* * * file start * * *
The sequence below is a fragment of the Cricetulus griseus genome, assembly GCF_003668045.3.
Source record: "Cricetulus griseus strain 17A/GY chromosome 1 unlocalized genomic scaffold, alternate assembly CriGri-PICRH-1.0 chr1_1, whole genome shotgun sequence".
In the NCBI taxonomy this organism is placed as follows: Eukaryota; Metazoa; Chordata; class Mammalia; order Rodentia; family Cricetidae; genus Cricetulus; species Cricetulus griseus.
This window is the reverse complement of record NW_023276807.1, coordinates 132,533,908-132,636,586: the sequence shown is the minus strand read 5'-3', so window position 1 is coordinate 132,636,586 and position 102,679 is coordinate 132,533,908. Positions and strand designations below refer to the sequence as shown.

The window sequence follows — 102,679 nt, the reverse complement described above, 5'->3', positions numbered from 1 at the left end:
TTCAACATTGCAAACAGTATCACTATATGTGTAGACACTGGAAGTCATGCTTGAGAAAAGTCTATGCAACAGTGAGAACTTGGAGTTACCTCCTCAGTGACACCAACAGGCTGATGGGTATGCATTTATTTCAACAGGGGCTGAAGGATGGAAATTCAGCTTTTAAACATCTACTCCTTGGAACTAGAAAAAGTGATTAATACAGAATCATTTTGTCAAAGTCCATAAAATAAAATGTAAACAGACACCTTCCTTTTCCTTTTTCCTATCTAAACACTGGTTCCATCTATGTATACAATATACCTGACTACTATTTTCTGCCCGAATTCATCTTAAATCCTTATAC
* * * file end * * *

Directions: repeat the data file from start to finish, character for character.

The sequence below is a fragment of the Cricetulus griseus genome, assembly GCF_003668045.3.
Source record: "Cricetulus griseus strain 17A/GY chromosome 1 unlocalized genomic scaffold, alternate assembly CriGri-PICRH-1.0 chr1_1, whole genome shotgun sequence".
In the NCBI taxonomy this organism is placed as follows: Eukaryota; Metazoa; Chordata; class Mammalia; order Rodentia; family Cricetidae; genus Cricetulus; species Cricetulus griseus.
This window is the reverse complement of record NW_023276807.1, coordinates 132,533,908-132,636,586: the sequence shown is the minus strand read 5'-3', so window position 1 is coordinate 132,636,586 and position 102,679 is coordinate 132,533,908. Positions and strand designations below refer to the sequence as shown.

The window sequence follows — 102,679 nt, the reverse complement described above, 5'->3', positions numbered from 1 at the left end:
TTCAACATTGCAAACAGTATCACTATATGTGTAGACACTGGAAGTCATGCTTGAGAAAAGTCTATGCAACAGTGAGAACTTGGAGTTACCTCCTCAGTGACACCAACAGGCTGATGGGTATGCATTTATTTCAACAGGGGCTGAAGGATGGAAATTCAGCTTTTAAACATCTACTCCTTGGAACTAGAAAAAGTGATTAATACAGAATCATTTTGTCAAAGTCCATAAAATAAAATGTAAACAGACACCTTCCTTTTCCTTTTTCCTATCTAAACACTGGTTCCATCTATGTATACAATATACCTGACTACTATTTTCTGCCCGAATTCATCTTAAATCCTTATAC